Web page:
Action of Tail when Elevated
Full Title: Action of Tail when Elevated
Author: Kimberly Gradin
Date of Publication: October 31, 2011
Research Paper Text:
The report agreed upon with instructor, Jonathan, was regarding a specific articulation of the body. It was describing the action of the tail when elevated. I found this to be very difficult, just trying to find much on the tail itself. Here is what perseverance has taught me.
The soft tissues around the anus harden as muscles contract and press on the anal gland, also stretching the hamstring muscles. Every time a dog moves its tail it acts like a fan for scent. Therefore a dominant dog that carries his tail high will release much more natural scent from his anal glands than a dog that holds his tail lower.
The Sacrocaudalis muscles give mobility to the tail. The dog’s tail is elevated (extended) by contraction of the medial and lateral dorsal sacrocaudal muscles.
The dorsal sacrocaudal muscles get there name from being dorsally attached to the sacral and caudal (coccygeal) vertebrae, which is part of the axial skeleton. They are a small group of muscles in the hind limb area.
The lateral dorsal sacrocaudal muscle’s origin is a continuation of the longissimus, fleshy from aponeurosis of the longissimus and a tendinous origin from the mamillary processes of the first to sixth lumbar vertebra, the articular processes of the sacrum, and the mamillary processes of at least the first eight caudal vertebrae. Its insertion is mamillary processes of the fifth to last caudal vertebrae. The action is the extension or lifting of the tail, possibly also to move it to the side. The nerve innervations are branches of the plexus caudalis dorsalis (caudal and sacral nerves).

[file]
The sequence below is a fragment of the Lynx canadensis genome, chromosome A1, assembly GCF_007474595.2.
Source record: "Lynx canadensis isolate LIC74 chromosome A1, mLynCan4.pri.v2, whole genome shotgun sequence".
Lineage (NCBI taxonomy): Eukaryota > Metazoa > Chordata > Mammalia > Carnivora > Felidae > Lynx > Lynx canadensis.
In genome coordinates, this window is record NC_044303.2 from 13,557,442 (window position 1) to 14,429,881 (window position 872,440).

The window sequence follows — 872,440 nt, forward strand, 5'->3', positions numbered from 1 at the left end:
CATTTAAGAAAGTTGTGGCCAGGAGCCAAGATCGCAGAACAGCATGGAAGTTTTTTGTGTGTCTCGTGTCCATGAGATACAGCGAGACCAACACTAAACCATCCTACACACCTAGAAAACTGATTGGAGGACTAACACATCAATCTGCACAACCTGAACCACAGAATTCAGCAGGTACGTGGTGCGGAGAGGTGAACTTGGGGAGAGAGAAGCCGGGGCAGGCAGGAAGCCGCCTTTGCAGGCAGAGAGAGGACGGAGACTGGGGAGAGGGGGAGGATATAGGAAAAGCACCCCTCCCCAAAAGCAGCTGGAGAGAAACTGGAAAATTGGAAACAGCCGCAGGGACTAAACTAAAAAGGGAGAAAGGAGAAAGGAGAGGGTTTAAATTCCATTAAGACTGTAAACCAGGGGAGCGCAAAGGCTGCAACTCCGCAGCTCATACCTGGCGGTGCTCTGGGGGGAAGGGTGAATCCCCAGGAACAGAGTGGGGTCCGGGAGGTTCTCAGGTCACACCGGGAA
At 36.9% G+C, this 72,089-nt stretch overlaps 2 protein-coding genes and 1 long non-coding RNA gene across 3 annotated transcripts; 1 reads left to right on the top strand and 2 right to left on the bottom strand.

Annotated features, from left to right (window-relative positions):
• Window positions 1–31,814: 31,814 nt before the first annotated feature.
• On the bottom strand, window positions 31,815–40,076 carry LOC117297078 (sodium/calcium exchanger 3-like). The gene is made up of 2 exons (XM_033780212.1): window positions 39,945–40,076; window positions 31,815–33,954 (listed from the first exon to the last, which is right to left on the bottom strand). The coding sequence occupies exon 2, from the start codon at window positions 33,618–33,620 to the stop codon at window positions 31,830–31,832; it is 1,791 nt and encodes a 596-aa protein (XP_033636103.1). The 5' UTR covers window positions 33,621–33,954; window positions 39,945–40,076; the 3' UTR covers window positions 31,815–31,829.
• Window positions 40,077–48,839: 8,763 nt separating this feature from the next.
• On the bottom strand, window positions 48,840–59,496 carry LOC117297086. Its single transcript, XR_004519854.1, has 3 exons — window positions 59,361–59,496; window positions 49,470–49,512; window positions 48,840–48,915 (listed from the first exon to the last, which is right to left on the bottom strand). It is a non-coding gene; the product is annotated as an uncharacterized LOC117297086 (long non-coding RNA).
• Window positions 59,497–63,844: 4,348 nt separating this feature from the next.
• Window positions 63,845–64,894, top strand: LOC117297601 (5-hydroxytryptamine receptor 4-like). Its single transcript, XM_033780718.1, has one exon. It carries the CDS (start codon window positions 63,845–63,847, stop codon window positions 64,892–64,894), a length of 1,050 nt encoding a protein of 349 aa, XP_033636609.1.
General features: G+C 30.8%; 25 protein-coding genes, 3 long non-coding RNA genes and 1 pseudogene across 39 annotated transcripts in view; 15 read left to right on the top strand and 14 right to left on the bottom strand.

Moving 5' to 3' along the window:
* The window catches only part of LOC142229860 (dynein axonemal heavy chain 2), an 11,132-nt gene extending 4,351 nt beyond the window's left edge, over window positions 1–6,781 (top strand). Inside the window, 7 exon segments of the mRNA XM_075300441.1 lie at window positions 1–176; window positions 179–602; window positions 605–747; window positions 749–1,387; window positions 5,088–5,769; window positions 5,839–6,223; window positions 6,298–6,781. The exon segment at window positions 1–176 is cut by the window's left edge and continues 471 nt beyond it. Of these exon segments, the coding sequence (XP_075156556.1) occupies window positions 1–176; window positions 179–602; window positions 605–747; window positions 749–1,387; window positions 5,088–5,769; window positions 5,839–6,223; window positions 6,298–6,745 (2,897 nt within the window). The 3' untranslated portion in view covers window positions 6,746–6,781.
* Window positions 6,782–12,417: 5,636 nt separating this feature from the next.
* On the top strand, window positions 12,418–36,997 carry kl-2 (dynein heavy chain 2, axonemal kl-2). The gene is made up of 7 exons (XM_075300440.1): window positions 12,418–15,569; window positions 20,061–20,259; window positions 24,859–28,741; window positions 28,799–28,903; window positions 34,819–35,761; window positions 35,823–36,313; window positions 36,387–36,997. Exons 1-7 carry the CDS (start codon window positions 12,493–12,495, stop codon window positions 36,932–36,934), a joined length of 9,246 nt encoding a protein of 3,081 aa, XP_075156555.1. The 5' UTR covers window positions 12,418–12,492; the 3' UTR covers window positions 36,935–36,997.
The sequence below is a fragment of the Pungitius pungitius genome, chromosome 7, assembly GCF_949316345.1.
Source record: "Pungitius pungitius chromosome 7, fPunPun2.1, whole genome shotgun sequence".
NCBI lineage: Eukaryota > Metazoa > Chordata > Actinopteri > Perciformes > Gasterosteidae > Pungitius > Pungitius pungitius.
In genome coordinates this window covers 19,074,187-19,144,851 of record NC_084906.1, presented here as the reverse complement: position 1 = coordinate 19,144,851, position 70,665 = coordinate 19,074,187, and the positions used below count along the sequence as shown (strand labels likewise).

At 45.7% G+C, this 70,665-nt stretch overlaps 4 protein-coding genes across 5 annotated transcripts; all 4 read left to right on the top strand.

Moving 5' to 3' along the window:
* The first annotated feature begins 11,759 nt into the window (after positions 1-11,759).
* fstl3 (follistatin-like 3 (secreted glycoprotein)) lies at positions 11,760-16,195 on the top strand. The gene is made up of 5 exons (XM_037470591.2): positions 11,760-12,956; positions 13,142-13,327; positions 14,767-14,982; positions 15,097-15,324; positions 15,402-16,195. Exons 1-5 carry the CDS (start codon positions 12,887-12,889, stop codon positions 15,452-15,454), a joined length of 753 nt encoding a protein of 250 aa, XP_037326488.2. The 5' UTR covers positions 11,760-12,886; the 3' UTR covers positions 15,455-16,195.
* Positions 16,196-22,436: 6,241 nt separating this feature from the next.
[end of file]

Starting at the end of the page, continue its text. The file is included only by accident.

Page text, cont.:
The medial dorsal sacrocaudal muscle’s origin is the small processes that are dorsolateral to the caudal edge of the caudal vertebrae. It is direct extension of the multifidus muscle. Its insertion is mamillary processes of the fifth through last caudal vertebrae. Its action is extension of the tail and possibly lateral flexion. The nerve innervations are also the branches of the plexus caudalis dorsalis (caudal and sacral nerves).
The medial caudal artery, and the bilaterally paired lateral caudal arteries (2), and branches of the caudal gluteal arteries are the 3 major sources of blood to the tail.
The ligaments attached are the dorsal sacroiliac ligament and the sacrotuberous ligament.
Basically when the dorsal sacrocaudal muscles contract, the tail elevates pressing on anal glands secreting the animals scent into the air. The sacral and caudal nerves supply the motion and feeling in the skin. The caudal and gluteal arteries supply blood to these muscles, and the dorsal sacroiliac and sacrotuberous ligaments keep it in line.